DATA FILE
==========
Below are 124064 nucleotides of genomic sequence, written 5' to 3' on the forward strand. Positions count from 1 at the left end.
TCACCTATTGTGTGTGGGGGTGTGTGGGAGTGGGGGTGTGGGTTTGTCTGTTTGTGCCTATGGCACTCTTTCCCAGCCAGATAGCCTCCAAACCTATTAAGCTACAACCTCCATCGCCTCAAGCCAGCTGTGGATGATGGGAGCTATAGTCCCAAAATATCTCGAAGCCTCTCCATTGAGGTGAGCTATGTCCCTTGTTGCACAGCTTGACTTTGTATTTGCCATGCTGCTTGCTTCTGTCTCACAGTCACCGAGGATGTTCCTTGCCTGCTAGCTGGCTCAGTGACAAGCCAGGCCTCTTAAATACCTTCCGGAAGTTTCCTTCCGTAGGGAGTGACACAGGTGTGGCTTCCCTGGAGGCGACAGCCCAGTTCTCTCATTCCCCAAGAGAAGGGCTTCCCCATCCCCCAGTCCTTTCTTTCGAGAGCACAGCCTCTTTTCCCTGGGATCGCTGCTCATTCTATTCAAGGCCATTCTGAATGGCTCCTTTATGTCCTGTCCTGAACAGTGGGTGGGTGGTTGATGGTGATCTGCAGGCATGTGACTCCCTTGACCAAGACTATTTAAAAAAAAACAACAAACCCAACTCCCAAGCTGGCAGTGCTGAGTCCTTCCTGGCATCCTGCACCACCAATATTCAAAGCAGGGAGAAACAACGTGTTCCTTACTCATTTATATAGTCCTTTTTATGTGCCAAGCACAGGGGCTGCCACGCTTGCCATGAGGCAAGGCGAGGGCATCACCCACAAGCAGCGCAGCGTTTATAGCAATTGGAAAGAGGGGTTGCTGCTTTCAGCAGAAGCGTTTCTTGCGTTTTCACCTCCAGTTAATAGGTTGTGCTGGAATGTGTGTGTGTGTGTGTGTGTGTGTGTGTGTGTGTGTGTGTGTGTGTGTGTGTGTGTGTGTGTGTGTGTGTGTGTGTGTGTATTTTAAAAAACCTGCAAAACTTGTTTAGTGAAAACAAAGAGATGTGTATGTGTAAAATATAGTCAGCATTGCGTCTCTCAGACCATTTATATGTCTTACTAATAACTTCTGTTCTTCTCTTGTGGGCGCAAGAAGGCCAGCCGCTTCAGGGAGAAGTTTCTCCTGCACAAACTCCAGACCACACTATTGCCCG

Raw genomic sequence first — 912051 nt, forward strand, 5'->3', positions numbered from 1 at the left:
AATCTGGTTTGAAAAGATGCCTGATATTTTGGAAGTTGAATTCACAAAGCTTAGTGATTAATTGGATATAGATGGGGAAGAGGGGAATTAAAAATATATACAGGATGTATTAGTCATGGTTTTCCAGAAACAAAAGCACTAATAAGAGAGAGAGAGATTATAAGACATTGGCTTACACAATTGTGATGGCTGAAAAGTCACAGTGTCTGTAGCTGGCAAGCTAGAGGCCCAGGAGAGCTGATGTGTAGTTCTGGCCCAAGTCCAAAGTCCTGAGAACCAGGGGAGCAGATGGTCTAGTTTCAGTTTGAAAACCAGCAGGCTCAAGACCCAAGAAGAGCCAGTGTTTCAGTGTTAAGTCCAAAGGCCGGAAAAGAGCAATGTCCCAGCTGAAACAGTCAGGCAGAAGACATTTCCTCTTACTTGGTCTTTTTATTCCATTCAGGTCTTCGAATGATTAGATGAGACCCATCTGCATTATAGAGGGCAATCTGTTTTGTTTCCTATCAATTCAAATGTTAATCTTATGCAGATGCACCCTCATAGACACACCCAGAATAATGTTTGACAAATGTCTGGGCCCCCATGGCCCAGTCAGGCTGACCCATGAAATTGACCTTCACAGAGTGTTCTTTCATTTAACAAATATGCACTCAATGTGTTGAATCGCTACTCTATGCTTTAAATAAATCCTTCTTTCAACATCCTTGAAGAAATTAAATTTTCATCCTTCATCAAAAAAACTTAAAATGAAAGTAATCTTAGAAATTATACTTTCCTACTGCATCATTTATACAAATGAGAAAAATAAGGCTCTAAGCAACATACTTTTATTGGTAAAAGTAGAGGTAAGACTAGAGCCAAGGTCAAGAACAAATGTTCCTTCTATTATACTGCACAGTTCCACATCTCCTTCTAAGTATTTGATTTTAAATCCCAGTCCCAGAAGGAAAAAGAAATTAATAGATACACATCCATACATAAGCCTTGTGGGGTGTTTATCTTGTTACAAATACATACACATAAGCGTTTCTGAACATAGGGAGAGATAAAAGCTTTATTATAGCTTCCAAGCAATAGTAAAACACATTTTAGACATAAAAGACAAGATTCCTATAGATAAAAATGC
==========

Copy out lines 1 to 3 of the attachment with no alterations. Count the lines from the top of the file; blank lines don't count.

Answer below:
Below are 124064 nucleotides of genomic sequence, written 5' to 3' on the forward strand. Positions count from 1 at the left end.
TCACCTATTGTGTGTGGGGGTGTGTGGGAGTGGGGGTGTGGGTTTGTCTGTTTGTGCCTATGGCACTCTTTCCCAGCCAGATAGCCTCCAAACCTATTAAGCTACAACCTCCATCGCCTCAAGCCAGCTGTGGATGATGGGAGCTATAGTCCCAAAATATCTCGAAGCCTCTCCATTGAGGTGAGCTATGTCCCTTGTTGCACAGCTTGACTTTGTATTTGCCATGCTGCTTGCTTCTGTCTCACAGTCACCGAGGATGTTCCTTGCCTGCTAGCTGGCTCAGTGACAAGCCAGGCCTCTTAAATACCTTCCGGAAGTTTCCTTCCGTAGGGAGTGACACAGGTGTGGCTTCCCTGGAGGCGACAGCCCAGTTCTCTCATTCCCCAAGAGAAGGGCTTCCCCATCCCCCAGTCCTTTCTTTCGAGAGCACAGCCTCTTTTCCCTGGGATCGCTGCTCATTCTATTCAAGGCCATTCTGAATGGCTCCTTTATGTCCTGTCCTGAACAGTGGGTGGGTGGTTGATGGTGATCTGCAGGCATGTGACTCCCTTGACCAAGACTATTTAAAAAAAAACAACAAACCCAACTCCCAAGCTGGCAGTGCTGAGTCCTTCCTGGCATCCTGCACCACCAATATTCAAAGCAGGGAGAAACAACGTGTTCCTTACTCATTTATATAGTCCTTTTTATGTGCCAAGCACAGGGGCTGCCACGCTTGCCATGAGGCAAGGCGAGGGCATCACCCACAAGCAGCGCAGCGTTTATAGCAATTGGAAAGAGGGGTTGCTGCTTTCAGCAGAAGCGTTTCTTGCGTTTTCACCTCCAGTTAATAGGTTGTGCTGGAATGTGTGTGTGTGTGTGTGTGTGTGTGTGTGTGTGTGTGTGTGTGTGTGTGTGTGTGTGTGTGTGTGTGTGTGTGTGTGTGTATTTTAAAAAACCTGCAAAACTTGTTTAGTGAAAACAAAGAGATGTGTATGTGTAAAATATAGTCAGCATTGCGTCTCTCAGACCATTTATATGTCTTACTAATAACTTCTGTTCTTCTCTTGTGGGCGCAAGAAGGCCAGCCGCTTCAGGGAGAAGTTTCTCCTGCACAAACTCCAGACCACACTATTGCCCG

Raw genomic sequence first — 912051 nt, forward strand, 5'->3', positions numbered from 1 at the left: